The Kettle Moraine Lake to Lake Trail


The Northern Kettle Moraine State Forest is enjoyed by many hikers and campers in eastern Wisconsin. Two of the most popular destinations in the state forest are Mauthe Lake and Long Lake Recreational Areas in Dundee. A relatively new bike trail connects these two campgrounds. The Lake to Lake trail is 6.5 miles on crushed stone. The trail is mostly flat or gently rolling - but offers views of the wooded hills of the Kettle Moraine. This Trail also touches on and routes through two state natural areas.

Devil's River State Bike Trail


The Devil's River trail is a new bike trail in Wisconsin spanning 14 miles between Denmark and Rockwood in Eastern WI. A master plan calls for this trail to be lengthened to reach the city of Manitowoc. The route is easy to access, not far from major exits on I43. A crossing of the Devils River south of Denmark on a steel trestle bridge is a trail highlight. Riders can take a short excursion to Cherney Maribel Caves County Park which features many hiking trails threading though caves, crevices, and overhangs. A large limestone quarry marks the end of the current trail in Rockwood.

Biking the Tomorrow River State Trail


The Tomorrow River State Trail is a biking and recreational trail in central Wisconsin spanning between Plover and Manawa. This quiet rural trail is set off from major roads. It connects to the Green Circle Trail in Plover. The Ice Age National Scenic Trail intersects with the Tomorrow River Trail.

Biking the Mountain Bay State Trail


Traveling between central Wisconsin's iconic Rib Mountain and Green Bay - the Mountain Bay State Trail is an 84 mile bike and recreational trail paved with crushed stone. Interpretive signs, farmland, forests, and wetlands describe the scenery on long this trail which establishes a boundary between central and northern Wisconsin. A few miles of the Mountain Bay Trail in Marathon County are certified as the Ice Age National Scenic Trail.

Biking the Bearskin and Hiawatha Trails


The Bearskin Trail is a 24 mile long state trail in the north woods of Wisconsin. It directly connects to the Hiawatha Trail - a 9 mile long Lincoln County bike trail. The mileage seen here may differ from reports on other sites because some roadway connections are included in the total I have included on the trail map on this page. The total route runs between Tomahawk and Minocqua past many lakes and beside creeks and rivers.

Highlights of these trails include many trestle bridges - thirteen on the Bearskin portion and a few more on the Hiawatha section. The level grade, easy trail, and wilderness scenery draw many tourists from nearby summer cottage communities to the trail. Parking lots and restrooms are few and far between, but there is ample room for parking on the shoulder of roads along the full route and there are many restaurants and service stations in close proximity to the trails.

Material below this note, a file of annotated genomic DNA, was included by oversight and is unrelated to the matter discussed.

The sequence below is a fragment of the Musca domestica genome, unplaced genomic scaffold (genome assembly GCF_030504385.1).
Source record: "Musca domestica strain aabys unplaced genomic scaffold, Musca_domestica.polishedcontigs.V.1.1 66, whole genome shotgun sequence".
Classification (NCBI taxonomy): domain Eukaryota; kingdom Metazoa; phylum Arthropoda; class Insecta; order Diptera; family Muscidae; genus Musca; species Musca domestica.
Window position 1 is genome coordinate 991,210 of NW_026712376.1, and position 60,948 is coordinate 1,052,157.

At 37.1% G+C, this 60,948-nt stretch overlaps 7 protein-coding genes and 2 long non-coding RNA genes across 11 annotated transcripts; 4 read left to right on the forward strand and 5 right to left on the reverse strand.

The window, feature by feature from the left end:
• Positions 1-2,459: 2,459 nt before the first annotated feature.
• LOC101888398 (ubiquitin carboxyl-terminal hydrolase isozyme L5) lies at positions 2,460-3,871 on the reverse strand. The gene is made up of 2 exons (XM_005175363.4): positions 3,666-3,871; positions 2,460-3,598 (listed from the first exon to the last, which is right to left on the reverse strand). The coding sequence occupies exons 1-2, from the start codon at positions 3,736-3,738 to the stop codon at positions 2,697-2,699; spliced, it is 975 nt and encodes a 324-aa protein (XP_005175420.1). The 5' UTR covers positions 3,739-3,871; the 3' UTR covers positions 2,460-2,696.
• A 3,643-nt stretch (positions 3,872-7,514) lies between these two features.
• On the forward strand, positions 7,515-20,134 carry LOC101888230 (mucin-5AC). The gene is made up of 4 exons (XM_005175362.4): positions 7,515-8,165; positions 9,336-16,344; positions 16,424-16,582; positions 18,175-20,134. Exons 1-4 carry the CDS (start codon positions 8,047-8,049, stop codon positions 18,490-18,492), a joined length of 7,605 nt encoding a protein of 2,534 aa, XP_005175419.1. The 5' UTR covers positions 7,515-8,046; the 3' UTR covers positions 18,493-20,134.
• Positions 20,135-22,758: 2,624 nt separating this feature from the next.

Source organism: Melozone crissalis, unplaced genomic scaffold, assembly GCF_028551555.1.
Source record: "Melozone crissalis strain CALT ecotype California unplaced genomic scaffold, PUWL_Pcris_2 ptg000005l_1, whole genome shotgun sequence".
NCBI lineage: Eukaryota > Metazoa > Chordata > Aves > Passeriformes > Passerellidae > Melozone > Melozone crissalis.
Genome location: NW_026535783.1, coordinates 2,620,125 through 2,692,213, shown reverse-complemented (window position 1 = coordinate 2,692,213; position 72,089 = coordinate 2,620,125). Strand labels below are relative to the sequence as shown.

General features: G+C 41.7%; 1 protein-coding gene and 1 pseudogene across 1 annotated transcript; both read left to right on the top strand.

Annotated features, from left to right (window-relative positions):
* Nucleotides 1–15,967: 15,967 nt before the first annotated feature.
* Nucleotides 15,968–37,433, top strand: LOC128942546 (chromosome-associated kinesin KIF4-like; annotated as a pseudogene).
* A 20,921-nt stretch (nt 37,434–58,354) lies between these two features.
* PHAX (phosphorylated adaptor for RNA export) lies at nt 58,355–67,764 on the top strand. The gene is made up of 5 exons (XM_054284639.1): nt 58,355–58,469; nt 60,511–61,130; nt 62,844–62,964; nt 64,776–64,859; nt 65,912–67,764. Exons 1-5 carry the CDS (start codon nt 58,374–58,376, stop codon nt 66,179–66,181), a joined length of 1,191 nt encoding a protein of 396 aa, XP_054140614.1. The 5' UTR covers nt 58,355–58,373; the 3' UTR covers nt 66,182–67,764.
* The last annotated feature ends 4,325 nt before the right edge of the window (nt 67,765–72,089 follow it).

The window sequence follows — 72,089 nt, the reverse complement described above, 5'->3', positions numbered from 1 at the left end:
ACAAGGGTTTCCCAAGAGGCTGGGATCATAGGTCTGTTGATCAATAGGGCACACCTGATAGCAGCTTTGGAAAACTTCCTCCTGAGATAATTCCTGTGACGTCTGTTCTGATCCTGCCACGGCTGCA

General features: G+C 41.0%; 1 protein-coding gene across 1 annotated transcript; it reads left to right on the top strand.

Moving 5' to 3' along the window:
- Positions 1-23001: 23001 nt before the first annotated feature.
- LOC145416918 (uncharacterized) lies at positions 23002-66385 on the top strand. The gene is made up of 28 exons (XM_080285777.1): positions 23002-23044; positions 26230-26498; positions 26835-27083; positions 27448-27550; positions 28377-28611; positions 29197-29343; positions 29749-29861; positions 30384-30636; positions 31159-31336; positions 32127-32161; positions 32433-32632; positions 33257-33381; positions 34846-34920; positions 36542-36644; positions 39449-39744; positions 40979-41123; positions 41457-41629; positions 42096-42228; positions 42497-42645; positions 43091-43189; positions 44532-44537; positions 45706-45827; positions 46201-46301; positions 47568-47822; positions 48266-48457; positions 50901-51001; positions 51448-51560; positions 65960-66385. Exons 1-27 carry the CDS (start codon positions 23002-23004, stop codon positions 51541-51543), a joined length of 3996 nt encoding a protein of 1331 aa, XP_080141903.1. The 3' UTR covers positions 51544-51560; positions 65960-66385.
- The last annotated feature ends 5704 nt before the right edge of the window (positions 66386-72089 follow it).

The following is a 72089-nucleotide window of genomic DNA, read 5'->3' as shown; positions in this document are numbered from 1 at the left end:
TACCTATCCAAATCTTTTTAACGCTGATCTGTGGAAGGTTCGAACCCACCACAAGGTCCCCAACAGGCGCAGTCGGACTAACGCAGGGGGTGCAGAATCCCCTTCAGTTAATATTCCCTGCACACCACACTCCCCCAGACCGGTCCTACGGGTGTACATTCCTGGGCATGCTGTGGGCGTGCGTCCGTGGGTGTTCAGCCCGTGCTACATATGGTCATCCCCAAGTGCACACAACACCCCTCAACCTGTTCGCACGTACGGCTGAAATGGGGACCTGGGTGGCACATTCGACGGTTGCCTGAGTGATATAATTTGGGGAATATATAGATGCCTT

Biking the Three Eagle Trail


The Three Eagle Trail is a 14 mile long bike path in Vilas and Oneida counties connecting Three Lakes to Eagle River. It is intended to be part of a broader network of bike trails connecting north woods communities. Unlike many bike trails in Wisconsin, the Three Eagle is not paved over the top of a retired rail line. It winds around lakes in wilderness settings and navigates wetlands on long boardwalks and bridges. Future connections to other nearby communities and destinations are in the planning stages. You can learn more about the Three Eagle Trail and future developments at their website here.


The Pine Line Bike Trail


The Pine Line is a 26 mile rail trail in north central Wisconsin. It is surrounded by the dense forests of Chequamegon National Forest and wilderness hunting camps set into the hilly and textured landscape of terminal moraine. The route runs from Medford to Prentice on a retired Wisconsin Central Railroad line which was famous for transporting white pine from the lumber baron days up until 1988. Near Timms Hill - the highest elevation in Wisconsin - the Pine Line intersects with the Ice Age National Scenic Trail. A number of rustic campsites and RV campgrounds are near to the trail.


Ozaukee Interurban Bike Trail


The Ozaukee Interurban Recreation Trail is a 30 mile trail paved with asphalt over a retired rail bed. The original rail line was a passenger/commuter rail from Sheboygan to Milwaukee. Today, the Ozaukee Interurban trail begins at a connection with Milwaukee's Oak Leaf Trail in Mequon and extends to a connection with the Sheboygan County Interurban Trail. It is used for biking, running, walking, and cross country skiing.

The Ozaukee Interurban is among the most popular bike routes in Wisconsin. Riders enjoy stopping in the tourist villages and towns along the route. Theinsville, Cedarburg, Grafton, and Port Washington offer quaint main streets packed with restaurants, shoppes, coffee shops, and breweries.